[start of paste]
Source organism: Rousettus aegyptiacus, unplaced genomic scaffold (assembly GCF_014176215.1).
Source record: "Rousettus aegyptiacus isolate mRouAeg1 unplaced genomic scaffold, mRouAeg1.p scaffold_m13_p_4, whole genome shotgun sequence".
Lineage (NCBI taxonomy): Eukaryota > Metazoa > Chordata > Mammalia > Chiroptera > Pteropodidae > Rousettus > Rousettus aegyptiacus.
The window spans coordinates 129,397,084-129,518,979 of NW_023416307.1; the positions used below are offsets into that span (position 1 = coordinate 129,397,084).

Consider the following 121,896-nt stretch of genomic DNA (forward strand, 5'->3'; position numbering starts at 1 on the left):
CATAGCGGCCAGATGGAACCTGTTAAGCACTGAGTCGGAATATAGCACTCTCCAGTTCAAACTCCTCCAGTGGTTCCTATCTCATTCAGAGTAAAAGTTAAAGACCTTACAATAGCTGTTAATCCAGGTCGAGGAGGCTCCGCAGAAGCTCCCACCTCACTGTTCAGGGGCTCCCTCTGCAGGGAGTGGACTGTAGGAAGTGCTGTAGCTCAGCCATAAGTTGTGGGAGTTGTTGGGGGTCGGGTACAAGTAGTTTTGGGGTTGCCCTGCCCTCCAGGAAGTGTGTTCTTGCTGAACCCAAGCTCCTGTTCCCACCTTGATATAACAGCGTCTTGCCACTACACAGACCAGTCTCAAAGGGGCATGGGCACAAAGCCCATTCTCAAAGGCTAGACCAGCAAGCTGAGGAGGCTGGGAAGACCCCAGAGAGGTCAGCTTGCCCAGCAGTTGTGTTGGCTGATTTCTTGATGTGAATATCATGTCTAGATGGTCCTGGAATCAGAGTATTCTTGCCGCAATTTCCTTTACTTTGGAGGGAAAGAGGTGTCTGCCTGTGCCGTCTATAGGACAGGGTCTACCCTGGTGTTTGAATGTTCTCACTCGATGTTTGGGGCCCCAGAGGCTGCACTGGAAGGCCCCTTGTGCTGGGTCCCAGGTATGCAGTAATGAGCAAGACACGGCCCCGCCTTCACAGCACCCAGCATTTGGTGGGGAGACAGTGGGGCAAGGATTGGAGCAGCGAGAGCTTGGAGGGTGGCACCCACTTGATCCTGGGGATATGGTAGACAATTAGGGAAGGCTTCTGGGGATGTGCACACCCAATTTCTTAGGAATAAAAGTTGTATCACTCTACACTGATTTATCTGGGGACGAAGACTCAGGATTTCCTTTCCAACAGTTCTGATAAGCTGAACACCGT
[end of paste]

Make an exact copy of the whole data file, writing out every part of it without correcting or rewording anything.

Source organism: Rousettus aegyptiacus, unplaced genomic scaffold (assembly GCF_014176215.1).
Source record: "Rousettus aegyptiacus isolate mRouAeg1 unplaced genomic scaffold, mRouAeg1.p scaffold_m13_p_4, whole genome shotgun sequence".
Lineage (NCBI taxonomy): Eukaryota > Metazoa > Chordata > Mammalia > Chiroptera > Pteropodidae > Rousettus > Rousettus aegyptiacus.
The window spans coordinates 129,397,084-129,518,979 of NW_023416307.1; the positions used below are offsets into that span (position 1 = coordinate 129,397,084).

Consider the following 121,896-nt stretch of genomic DNA (forward strand, 5'->3'; position numbering starts at 1 on the left):
CATAGCGGCCAGATGGAACCTGTTAAGCACTGAGTCGGAATATAGCACTCTCCAGTTCAAACTCCTCCAGTGGTTCCTATCTCATTCAGAGTAAAAGTTAAAGACCTTACAATAGCTGTTAATCCAGGTCGAGGAGGCTCCGCAGAAGCTCCCACCTCACTGTTCAGGGGCTCCCTCTGCAGGGAGTGGACTGTAGGAAGTGCTGTAGCTCAGCCATAAGTTGTGGGAGTTGTTGGGGGTCGGGTACAAGTAGTTTTGGGGTTGCCCTGCCCTCCAGGAAGTGTGTTCTTGCTGAACCCAAGCTCCTGTTCCCACCTTGATATAACAGCGTCTTGCCACTACACAGACCAGTCTCAAAGGGGCATGGGCACAAAGCCCATTCTCAAAGGCTAGACCAGCAAGCTGAGGAGGCTGGGAAGACCCCAGAGAGGTCAGCTTGCCCAGCAGTTGTGTTGGCTGATTTCTTGATGTGAATATCATGTCTAGATGGTCCTGGAATCAGAGTATTCTTGCCGCAATTTCCTTTACTTTGGAGGGAAAGAGGTGTCTGCCTGTGCCGTCTATAGGACAGGGTCTACCCTGGTGTTTGAATGTTCTCACTCGATGTTTGGGGCCCCAGAGGCTGCACTGGAAGGCCCCTTGTGCTGGGTCCCAGGTATGCAGTAATGAGCAAGACACGGCCCCGCCTTCACAGCACCCAGCATTTGGTGGGGAGACAGTGGGGCAAGGATTGGAGCAGCGAGAGCTTGGAGGGTGGCACCCACTTGATCCTGGGGATATGGTAGACAATTAGGGAAGGCTTCTGGGGATGTGCACACCCAATTTCTTAGGAATAAAAGTTGTATCACTCTACACTGATTTATCTGGGGACGAAGACTCAGGATTTCCTTTCCAACAGTTCTGATAAGCTGAACACCGT